The CT scan images of the sagittal 2-mm thick reformatted slices measured the length of the joint surface and the fused portion of the joint (Fig. 1c). The sum of the lengths of the fused segments on all slices was then divided by the sum of the lengths of the joint surfaces to calculate the fusion ratio according to the technique described by Dorsey et al. [18]. Fusion of a joint segment was defined as trabeculation or calcific density crossing the former joint space. The length of the fused segment and the length of each joint on each slice was recorded, and the fusion rate (%) was calculated using the formula: fusion rate (%) = 100 × (sum of lengths of fused segments on all slices/sum of lengths of joint surface).

Histological analysis

The fixed ankle joint blocks were immersed in Villanueva osteochrome bone-stain solution (Polysciences, Pennsylvania, USA) and dehydrated in a graded series of ethanols and acetone 100%, and then embedded in methyl methacrylate resin (Yakuri Pure Chemical Co., Japan). The coronal sections (approx. 0.5 mm thickness) were cut, ground to a 30 to 7 μm thickness, and evaluated by optical microscopy (DM2500M-Leica, Wetzlar, Germany).

Statistical analysis

The mean values and standard deviations for new bone formation on side defect data and ankle fusion rate (%) data were calculated for each group. An independent two-sample t test was used for comparisons between the groups with p < 0.05 considered statistically significant.


All 30 rabbits survived the surgical procedure, and there were no wound infections, local inflammation, or morbidity in any of the animals.

Radiographic evaluation

In all animals, new bone formation on the bone defect site was observed at 4 weeks postoperative, and the newly formed bone expansion areas at 8 weeks were larger than at 4 weeks. This difference was especially evident at 12 weeks. The bone defect in the control and auto-bone groups was still present, whereas that in the rhBMP-2/HA group was completely replaced with newly formed bone. Likewise, ankle-joint space became narrower as the time increased from 4 to 12 weeks. The consolidation in the ankle joint was solider for the rhBMP-2/HA than for the control and auto-bone groups (Fig. 2).

Fig. 2
figure 2

Radiographs showing the postoperative change in each group: red arrows indicate bone defect and yellow arrows indicate ankle joint space. Anteroposterior and lateral view radiographic images of the ankle joint; images were taken immediately from postoperative to 4, 8, and 12 weeks. The yellow arrows indicate the position of the ankle-joint line and the red arrows indicate the bone defect site

Micro-CT evaluation

In accordance with the radiographic findings, the coronal and transaxial-plane micro-CT images with red dashed lines indicate the position of the sagittal plane from the coronal plane of the ankle joint at 8 and 12 weeks (Fig. 3). The rhBMP-2/HA group showed a higher density and volume of new bone formation on the bone defect site than did the auto-bone and control groups, and at 12 weeks postoperative, the complete union was observed in the rhBMP-2/HA group, but a partial union and nonunion were shown in the auto-bone group and control group, respectively.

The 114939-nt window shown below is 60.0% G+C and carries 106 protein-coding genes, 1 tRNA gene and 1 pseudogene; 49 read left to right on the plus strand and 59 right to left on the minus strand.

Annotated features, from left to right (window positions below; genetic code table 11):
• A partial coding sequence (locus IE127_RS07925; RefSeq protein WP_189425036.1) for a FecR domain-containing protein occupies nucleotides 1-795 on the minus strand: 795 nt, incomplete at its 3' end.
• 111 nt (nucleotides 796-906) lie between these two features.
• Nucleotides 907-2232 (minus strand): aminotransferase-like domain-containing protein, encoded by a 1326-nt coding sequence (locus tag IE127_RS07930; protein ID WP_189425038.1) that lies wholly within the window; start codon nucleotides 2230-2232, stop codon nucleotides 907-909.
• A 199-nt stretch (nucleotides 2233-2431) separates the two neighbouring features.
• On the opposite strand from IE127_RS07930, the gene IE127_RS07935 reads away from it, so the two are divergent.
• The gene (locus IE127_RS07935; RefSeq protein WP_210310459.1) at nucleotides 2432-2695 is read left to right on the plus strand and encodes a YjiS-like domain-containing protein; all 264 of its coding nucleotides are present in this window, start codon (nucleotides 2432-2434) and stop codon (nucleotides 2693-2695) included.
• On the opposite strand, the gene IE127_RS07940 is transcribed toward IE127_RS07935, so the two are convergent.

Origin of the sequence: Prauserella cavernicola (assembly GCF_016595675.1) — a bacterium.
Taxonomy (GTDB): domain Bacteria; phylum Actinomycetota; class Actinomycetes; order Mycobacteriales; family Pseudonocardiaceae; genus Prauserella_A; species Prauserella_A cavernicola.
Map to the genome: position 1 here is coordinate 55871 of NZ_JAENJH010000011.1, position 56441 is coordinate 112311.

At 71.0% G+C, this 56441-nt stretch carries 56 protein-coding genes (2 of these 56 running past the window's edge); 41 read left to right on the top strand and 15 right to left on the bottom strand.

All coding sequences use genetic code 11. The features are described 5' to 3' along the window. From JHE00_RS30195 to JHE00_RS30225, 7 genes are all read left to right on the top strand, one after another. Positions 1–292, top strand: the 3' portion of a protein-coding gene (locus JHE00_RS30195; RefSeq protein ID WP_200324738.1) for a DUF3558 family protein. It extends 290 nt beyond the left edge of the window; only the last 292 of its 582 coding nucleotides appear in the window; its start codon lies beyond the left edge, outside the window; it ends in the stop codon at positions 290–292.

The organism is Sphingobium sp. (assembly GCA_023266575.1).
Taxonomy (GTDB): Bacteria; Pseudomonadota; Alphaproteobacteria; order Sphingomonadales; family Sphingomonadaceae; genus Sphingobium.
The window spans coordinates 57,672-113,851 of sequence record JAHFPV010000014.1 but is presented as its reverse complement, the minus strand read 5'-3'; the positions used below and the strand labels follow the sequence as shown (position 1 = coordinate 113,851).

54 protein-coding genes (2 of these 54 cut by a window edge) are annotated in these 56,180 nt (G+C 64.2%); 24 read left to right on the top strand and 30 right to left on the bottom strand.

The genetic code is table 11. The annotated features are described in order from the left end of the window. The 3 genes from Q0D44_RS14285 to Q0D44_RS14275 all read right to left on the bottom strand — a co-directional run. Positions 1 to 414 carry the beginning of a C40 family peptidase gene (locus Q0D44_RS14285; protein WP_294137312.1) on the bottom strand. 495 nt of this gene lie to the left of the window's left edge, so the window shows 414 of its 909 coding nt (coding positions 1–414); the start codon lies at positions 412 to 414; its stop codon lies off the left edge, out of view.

Fig. 3
figure 3

Coronal and transaxial-plane micro-computed tomography images, with red dashed lines indicating the position of the transaxial plane from the coronal plane of the ankle joint at 8 and 12 weeks postoperative

At 8 weeks, the micro-CT analysis demonstrated a significantly higher volume of new bone formation in the rhBMP-2/HA and auto-bone groups than in the control group (p < 0.01 and p < 0.05, respectively). Although the volume in the rhBMP-2/HA group was higher than the auto-bone group, the difference between the two groups was not statistically significant (p > 0.05) (Fig. 4a).

Fig. 4
figure 4

Quantitative analysis of micro-computed tomography. a The volume of the new bone formed on the defect at 8 and 12 weeks. b Parameters of the percentage fusion in the control, auto-bone, and rhBMP-2/HA groups at 8 and 12 weeks. One asterisk indicates the significant differences with p < 0.05, two asterisks indicate the significant differences with p < 0.01, and three asterisks indicate the significant differences with p < 0.001

At 12 weeks, the volume of new bone formation was significantly larger in the rhBMP-2/HA group than in the auto-bone group (p < 0.05), as in the results at 8 weeks. The rhBMP-2/HA and auto-bone groups showed a significantly higher volume of new bone formation than did the control group (p < 0.01 and p < 0.001, respectively) (Fig. 4a).

In accordance with fusion-rate (%) analysis by micro-CT, at 8 weeks, the ratio of bone fusion was significantly higher in the rhBMP-2/HA (58.10%) and auto-bone (48.26%) groups than in the control group (p < 0.001 and p < 0.001, respectively). A higher ratio of bone fusion was shown in the rhBMP-2/HA group than in the auto-bone group, but this difference was not statistically significant (p > 0.05 (Fig. 4b)). At 12 weeks, the fusion ratio was significantly higher in the rhBMP-2/HA group than in the auto-bone group (p < 0.001). When compared to the control group, the rhBMP-2/HA and auto-bone groups had a higher percentage of bone fusion with a significant difference (p < 0.001) (Fig. 4b).